New Hampshire’s Department of Military Affairs and Veterans Services has set its sights on woodchucks and, if all goes according to the operational plan, it will be a take-no-prisoners affair. The conflict is centered on the department’s State Military Reservation in Concord. There, pesky woodchucks, called groundhogs in many other states, have overeaten their welcome in the wild lupine chow hall. Wild lupine is a New Hampshire threatened species and primary food source for the Karner blue butterfly, a federally listed endangered species.

The Military Affairs and Veterans Services Department is seeking permission from the state’s Executive Council to use $2,485 in federal money to lethally trap the woodchucks. Trappers with the USDA’s Animal and Plant Health Inspection Service (APHIS) would handle the duties under a cooperative service agreement. In his March 3 formal funding request to the Executive Council, Adjutant Gen. David Mikolaities stated that the reservation is overrun with woodchucks. So far, 23 woodchuck dens have been located. When woodchucks eat the wild lupine, they may also be consuming Karner blue butterfly larvae, preventing these pollinating insects from reproducing.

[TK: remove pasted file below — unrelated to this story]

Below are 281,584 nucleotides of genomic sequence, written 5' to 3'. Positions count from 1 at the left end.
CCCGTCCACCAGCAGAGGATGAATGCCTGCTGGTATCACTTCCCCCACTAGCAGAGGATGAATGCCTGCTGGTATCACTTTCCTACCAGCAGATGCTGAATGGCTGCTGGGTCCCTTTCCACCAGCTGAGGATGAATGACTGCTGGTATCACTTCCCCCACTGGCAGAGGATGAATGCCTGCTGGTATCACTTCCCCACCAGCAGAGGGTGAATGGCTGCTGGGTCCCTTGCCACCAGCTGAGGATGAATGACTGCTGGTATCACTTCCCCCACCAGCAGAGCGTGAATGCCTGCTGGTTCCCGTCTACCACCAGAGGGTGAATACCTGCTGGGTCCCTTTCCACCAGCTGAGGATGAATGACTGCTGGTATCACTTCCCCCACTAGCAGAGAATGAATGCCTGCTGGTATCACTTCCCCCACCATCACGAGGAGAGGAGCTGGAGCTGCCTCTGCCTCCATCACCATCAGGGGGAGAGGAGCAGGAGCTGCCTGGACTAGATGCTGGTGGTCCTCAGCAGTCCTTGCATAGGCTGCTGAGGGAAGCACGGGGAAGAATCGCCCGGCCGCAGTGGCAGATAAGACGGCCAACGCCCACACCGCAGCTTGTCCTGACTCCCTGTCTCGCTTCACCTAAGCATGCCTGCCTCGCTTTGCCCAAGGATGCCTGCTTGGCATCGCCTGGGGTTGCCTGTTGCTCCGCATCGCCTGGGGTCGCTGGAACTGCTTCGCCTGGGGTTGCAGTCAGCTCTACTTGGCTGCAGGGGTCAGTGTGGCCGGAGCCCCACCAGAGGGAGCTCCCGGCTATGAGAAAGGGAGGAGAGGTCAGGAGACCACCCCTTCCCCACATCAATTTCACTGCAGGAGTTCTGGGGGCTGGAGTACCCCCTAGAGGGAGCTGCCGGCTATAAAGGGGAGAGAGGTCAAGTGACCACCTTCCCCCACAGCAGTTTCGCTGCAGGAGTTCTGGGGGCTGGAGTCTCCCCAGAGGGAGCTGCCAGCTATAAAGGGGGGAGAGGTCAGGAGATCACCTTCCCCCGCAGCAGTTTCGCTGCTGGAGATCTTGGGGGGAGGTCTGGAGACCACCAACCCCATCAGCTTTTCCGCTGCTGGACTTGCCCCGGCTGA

“It’s like cotton candy to them,” department spokesman Lt. Col. Gregory Heilshorn told the Concord Monitor. Restoring and maintaining Karner blue butterfly habitat is a responsibility of the Military Affairs and Veterans Services Department according to a biological opinion issued by the U.S. Fish and Wildlife Service.

Before selecting APHIS to do the job, reservation solicited four private companies. The funding request states that two companies indicated they couldn’t do the work; another didn’t reply, and the fourth offered a bid of $46,400.

Heilshorn told the Concord Monitor that lethal controls weren’t a first option, noting that garlic and coyote urine deterrents were tried with marginal success. They then tried trapping and relocating, catching possums and skunks in addition to some woodchucks.

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“This is the first time we’ve gone to this kind of control because the problem has just become exponentially greater,” he said. “Other than endangering the Karner blue butterflies, they are not affecting any day-to-day operations of the guard. If it weren’t for the lupine, which is the habitat of the Karner blue butterfly, we wouldn’t be pursuing this.”

Before completing the work, APHIS is required to determine that the trapping and removal comply with federal regulatory hoops such as the National Environmental Policy Act, the Endangered Species Act, and any other applicable federal statutes.